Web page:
Design by: N/A.
Ed.’s Notes: It’s nice to see that boring, corporate logos can still be done nowadays. Bigger view of the logo and some applications below (or after the jump).
Relevant links: N/A.
Select quote: “The rebrand is an expression of our new powerful reality and reflects our strategy of connecting people, business and their partners. We are ramping up investment in product innovation, and have recently launched two products,” said Jefferies. “We want to make 1:1 marketing at scale, with privacy best practices, a reality.” - Wyatt Jefferies (spokesperson)
About: (Est. 1986) “Conax protects content for over 350 pay-TV operators, representing 125 million consumers in 85 countries around the globe. Our latest content protection platform, Conax Contego, built on 25 years of pioneering security expertise, is the most secure on the market today. Conax Contego provides secure content delivery and digital rights management across broadcast, broadband or OTT on the devices of your choice, wherever and whenever you need it. Headquartered in Norway, Conax has offices in 14 locations, including 24/7 global support operations based in India. Conax is part of Telenor Group, one of the world’s largest mobile operators.”
Design by: Pajama.
Ed.’s Notes: It’s like a Richard Serra sculpture and video mapping performance all in one! A few more applications and video of the animated logo below (or after the jump).
Relevant links: Pajama case study.
Select quote: “The company had last invested in its branding in 2002. The appointment of a new CEO in 2012 led to a decision to address a rather dated identity which no longer fitted the global company Conax had become. We advised that the identity could not be refreshed without brand strategy.
The creative brief grew out of the strategy we helped Conax articulate. The big idea for the brand, ‘Sustaining Magic,’ encapsulates the crucial role of conditional access in safeguarding valuable TV content. This idea is supported by values rooted in the Conax culture and useful for future growth: Curiosity, Integrity and Agility.”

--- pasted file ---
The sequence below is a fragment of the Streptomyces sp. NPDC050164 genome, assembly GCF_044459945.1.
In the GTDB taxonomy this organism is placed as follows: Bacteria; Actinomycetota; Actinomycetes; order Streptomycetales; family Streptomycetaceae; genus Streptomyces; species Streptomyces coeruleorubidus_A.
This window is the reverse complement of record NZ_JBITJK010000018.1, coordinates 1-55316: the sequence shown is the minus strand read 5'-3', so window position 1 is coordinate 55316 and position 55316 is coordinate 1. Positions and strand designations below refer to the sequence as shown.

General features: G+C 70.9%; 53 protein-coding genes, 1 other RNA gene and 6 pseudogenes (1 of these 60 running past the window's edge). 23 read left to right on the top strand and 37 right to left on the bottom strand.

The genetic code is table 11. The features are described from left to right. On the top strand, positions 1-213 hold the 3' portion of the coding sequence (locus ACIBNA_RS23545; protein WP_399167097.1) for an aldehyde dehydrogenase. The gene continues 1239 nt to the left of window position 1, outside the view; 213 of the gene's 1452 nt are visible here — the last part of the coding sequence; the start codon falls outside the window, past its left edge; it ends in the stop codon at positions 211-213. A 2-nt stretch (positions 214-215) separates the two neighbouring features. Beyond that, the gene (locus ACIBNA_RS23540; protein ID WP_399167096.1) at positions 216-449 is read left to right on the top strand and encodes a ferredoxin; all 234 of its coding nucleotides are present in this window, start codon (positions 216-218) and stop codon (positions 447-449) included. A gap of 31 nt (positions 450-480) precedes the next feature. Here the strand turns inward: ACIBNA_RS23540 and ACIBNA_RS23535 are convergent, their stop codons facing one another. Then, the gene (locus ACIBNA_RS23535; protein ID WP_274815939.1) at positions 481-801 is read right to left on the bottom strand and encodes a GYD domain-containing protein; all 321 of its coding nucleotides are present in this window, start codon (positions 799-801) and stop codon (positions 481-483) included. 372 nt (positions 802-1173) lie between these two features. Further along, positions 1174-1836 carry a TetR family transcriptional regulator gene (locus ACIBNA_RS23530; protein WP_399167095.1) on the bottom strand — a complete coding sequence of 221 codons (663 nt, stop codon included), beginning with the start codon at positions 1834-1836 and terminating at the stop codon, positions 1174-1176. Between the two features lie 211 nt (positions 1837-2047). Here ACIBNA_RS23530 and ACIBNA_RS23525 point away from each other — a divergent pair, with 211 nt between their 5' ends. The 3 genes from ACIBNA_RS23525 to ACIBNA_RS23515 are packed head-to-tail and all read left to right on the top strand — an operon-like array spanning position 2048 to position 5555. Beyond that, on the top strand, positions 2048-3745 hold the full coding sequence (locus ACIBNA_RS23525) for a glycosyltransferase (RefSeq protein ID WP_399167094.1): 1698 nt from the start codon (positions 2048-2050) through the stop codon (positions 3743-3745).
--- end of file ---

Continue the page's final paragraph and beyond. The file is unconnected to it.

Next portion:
Launched last month, Firefox OS is a new operating system developed by Mozilla specifically for use in mobile devices. Like its popular (free and open source) browser, Firefox, this OS “brings the freedom and unbounded innovation of the open Web to mobile users everywhere” as Gary Kovacs, CEO, Mozilla announced. Firefox OS is entering a very tough market where Apple’s iOS and Google’s Android have a stronghold on the market so it’s up to Mozilla’s do-good vibe and geek-cred to gain ground on the iOS’ chastity-belt-approach and Android’s super-deploying powers to become a contender. So far 17 mobile operators around the world have committed to Firefox OS and upcoming smartphones built specifically for it will launch later this year. To help Firefox OS build a broader consumer brand of its own Mozilla worked with Wolff Olins to “unleash the Fox”.
About: (Est. 1994) “EVS provides its customers with reliable and innovative technology to enable the production of live, enriched video programming, allowing them to work more efficiently and boost their revenue streams. Its industry-leading broadcast and media production systems are used by broadcasters, production companies, post-production facilities, film studios, content owners and archive libraries around the globe. It spans four key markets — Sports, Entertainment, News and Media. The company is headquartered in Belgium and has offices in Europe, the Middle East, Asia Pacific, and North and Latin America. Approximately 475 EVS professionals from 20 offices are selling its branded products in over 100 countries, and provide customer support globally.”
Design by: N/A.
Ed.’s Notes: Not terribly exciting but way better than the previous vampire logo. Bigger view and needlessly long video below (or after the jump).
Relevant links: Semi press release.
About: (Est. 2013) “Vine is a mobile app by Twitter that hosts short video clips for sharing through the user’s Twitter feed. Clips have a maximum length of six seconds. It debuted on 24 January 2013 as a free iOS app on the iPhone and iPod Touch. ” (Source: Wikipedia)
Design by: N/A.
Ed.’s Notes: Undecided if I love it or hate it. There is something attractive about it but there is something very unresolved about the script approach. Bigger view of the logo and app icon below (or after the jump).
Relevant links: N/A.